So that’s where we see a big challenge with the U4U network that we have put together, and we will do everything we can to make sure that those countries that may not have demonstrated a clear enough position on Ukraine as a candidate so far, that they do so before all the deliberations. After our visit to Berlin, we will probably go to the Netherlands, I do not know about Hungary, and we will look for a way to talk to them as well.
This is a very important matter of responsibility. It is not only about Ukraine. It is also about the European Union’s long-term policy towards Russia itself. Ukraine’s success in integration can have a very important impact on Russian society in terms of bringing about change after the war.
What will happen after candidate status? I do not want to say today. A lot will also depend on how the war itself develops. If, as is predicted, Russia may experience a painful defeat in this war, I think a lot will change after that result.
There will be changes in Russia itself, changes in the European Union, and changes in Ukraine’s opportunities and prospects. In that case, it will also be possible to revise the European Union’s development philosophy, which has been characterised by complete stagnation over the last decade, in a much more profound way. Both for the Western Balkans and for the Eastern Partnership countries. The European Union has not been able to create real opportunities for integration with its enlargement philosophy or its enlargement instruments.
This is not just a problem for Ukraine, the Balkan countries, Moldova or Georgia; it is a problem for the European Union itself. It is a problem with the philosophy itself, with the institutional set-up itself. This needs to be reviewed.
Is this a door for the European Union to open wider in the future?
It will all end with Russia losing, and the one factor that has been present all along will be gone.
That is, the European Union institutions did not want to have a more ambitious strategy to speed up Ukraine’s integration into the European Union even before the war, during the last decade, after the Maidan Revolution.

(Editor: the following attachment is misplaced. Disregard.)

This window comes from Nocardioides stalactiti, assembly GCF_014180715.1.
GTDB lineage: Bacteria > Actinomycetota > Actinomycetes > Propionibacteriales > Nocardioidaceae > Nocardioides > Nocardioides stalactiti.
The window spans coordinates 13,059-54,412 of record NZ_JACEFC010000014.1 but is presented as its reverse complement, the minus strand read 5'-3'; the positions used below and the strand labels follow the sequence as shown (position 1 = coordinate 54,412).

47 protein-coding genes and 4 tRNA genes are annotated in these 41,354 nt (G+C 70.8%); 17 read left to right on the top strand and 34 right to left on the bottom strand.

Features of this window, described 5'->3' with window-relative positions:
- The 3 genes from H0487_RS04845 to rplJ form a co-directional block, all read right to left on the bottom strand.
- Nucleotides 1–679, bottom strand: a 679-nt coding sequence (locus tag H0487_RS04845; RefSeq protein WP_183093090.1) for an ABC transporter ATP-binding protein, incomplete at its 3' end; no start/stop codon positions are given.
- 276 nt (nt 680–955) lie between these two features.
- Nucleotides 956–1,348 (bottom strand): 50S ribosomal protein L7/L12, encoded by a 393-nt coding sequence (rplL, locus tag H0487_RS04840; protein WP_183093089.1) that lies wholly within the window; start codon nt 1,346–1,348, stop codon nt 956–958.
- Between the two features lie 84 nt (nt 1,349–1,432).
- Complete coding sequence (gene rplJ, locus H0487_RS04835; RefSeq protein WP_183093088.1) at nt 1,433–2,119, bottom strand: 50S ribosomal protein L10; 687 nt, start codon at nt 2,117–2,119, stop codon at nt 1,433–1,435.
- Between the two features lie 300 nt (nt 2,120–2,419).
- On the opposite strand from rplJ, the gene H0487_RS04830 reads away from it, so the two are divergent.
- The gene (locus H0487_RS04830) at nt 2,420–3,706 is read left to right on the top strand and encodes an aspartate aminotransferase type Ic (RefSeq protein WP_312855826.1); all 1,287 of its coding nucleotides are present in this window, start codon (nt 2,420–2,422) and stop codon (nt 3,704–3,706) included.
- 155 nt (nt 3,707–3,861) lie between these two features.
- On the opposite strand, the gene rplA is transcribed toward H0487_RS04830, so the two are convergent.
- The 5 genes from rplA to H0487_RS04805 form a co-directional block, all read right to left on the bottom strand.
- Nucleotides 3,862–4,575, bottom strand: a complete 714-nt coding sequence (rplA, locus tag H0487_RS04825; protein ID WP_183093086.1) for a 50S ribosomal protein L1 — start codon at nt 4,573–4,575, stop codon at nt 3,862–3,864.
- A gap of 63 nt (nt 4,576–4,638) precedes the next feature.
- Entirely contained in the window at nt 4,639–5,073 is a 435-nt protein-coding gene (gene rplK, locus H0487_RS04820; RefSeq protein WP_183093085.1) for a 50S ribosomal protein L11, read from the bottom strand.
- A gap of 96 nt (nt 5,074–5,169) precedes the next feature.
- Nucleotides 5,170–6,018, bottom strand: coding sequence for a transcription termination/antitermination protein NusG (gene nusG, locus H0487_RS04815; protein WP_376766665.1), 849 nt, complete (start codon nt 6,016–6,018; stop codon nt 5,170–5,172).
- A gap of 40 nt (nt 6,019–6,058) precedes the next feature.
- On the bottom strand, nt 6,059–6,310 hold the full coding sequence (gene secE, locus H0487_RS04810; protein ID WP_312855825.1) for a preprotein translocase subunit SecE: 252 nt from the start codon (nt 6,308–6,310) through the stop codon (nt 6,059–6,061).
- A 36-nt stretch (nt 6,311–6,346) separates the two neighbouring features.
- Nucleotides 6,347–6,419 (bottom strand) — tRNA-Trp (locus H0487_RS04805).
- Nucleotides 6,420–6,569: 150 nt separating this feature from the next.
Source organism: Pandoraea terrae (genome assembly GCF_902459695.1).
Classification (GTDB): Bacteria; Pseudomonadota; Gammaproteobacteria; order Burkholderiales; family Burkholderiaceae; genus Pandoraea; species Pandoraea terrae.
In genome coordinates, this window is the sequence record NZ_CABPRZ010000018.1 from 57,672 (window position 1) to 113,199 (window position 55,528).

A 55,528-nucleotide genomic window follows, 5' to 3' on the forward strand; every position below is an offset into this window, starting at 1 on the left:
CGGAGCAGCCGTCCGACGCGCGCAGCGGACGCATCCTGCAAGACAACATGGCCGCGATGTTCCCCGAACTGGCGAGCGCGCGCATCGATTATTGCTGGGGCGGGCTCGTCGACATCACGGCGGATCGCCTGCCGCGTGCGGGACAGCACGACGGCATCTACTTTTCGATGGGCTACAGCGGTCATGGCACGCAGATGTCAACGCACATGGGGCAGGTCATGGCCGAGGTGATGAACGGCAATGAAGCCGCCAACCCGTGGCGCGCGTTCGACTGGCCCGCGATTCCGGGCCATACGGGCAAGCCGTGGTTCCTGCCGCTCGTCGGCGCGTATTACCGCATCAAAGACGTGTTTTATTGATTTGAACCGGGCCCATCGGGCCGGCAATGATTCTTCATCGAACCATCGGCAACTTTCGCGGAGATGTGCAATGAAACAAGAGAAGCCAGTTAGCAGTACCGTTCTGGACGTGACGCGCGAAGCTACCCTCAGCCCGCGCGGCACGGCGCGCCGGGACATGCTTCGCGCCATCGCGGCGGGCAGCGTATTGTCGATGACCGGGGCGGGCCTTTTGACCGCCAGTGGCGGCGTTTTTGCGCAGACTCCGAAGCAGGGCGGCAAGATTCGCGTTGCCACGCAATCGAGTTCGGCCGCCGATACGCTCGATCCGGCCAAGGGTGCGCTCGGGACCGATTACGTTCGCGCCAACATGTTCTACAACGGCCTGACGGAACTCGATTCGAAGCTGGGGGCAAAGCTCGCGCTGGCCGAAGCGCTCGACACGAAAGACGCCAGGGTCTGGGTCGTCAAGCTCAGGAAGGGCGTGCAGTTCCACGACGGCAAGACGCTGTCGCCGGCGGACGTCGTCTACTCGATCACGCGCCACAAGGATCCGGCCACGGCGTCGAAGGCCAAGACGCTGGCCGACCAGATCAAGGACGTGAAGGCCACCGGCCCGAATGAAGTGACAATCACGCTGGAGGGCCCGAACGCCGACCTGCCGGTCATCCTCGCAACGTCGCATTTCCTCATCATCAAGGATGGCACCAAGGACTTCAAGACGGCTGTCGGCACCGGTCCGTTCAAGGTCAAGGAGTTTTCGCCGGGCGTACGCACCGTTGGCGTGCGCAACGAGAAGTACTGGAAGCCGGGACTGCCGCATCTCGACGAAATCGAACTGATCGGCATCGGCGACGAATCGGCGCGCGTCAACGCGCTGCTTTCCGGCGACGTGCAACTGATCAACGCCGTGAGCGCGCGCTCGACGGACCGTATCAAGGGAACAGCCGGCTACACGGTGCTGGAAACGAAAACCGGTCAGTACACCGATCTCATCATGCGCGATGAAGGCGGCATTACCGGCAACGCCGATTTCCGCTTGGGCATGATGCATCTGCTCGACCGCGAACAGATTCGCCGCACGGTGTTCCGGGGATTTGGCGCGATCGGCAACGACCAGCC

There were unpublicised but obvious fears that a more ambitious integration of Ukraine towards the European Union would allegedly provoke Putin’s anger and aggression.
In my opinion, it was precisely the fact that the European Union did not show ambition that created the illusion for Putin that the West was leaving Ukraine in a grey area and that Putin could do as he wished here. The result is this war. This also implies the need for ambitious, courageous solutions, especially if this war ends in Putin’s defeat.
Last Friday, German Foreign Minister Annalena Baerbock, who was in Vilnius, admitted that Germany had made a mistake in developing the Nord Stream 2 gas pipeline with Russia. So has the war in Ukraine finally taught the European countries a lesson that they do not have to deal with the devil for economic gain?
The problem was that the West, and Germany in particular, was completely wrong in thinking that it was possible to increase its dependence on energy resources from Russia indefinitely. This would not have some geopolitical impact, and it would not create an opportunity for blackmail. This is what we have been saying all along: Russia sees energy as a political instrument, that it is not just a business, that it is big geopolitics.
Unfortunately, we have failed to convince them, and it is now Putin himself who has convinced them. Putin’s activities are the best instrument to convince the West of the truths that we tried to explain before the war. I hope that there will be a lasting conclusion from this. That dependence on authoritarian regimes, whether it is Russia, whether it is Belarus, or whether it is, after all, China, always carries great dangers. The lessons from this behaviour by Putin are obvious. I do not know what other lessons Western politicians and leaders need to learn in order to understand these simple truths.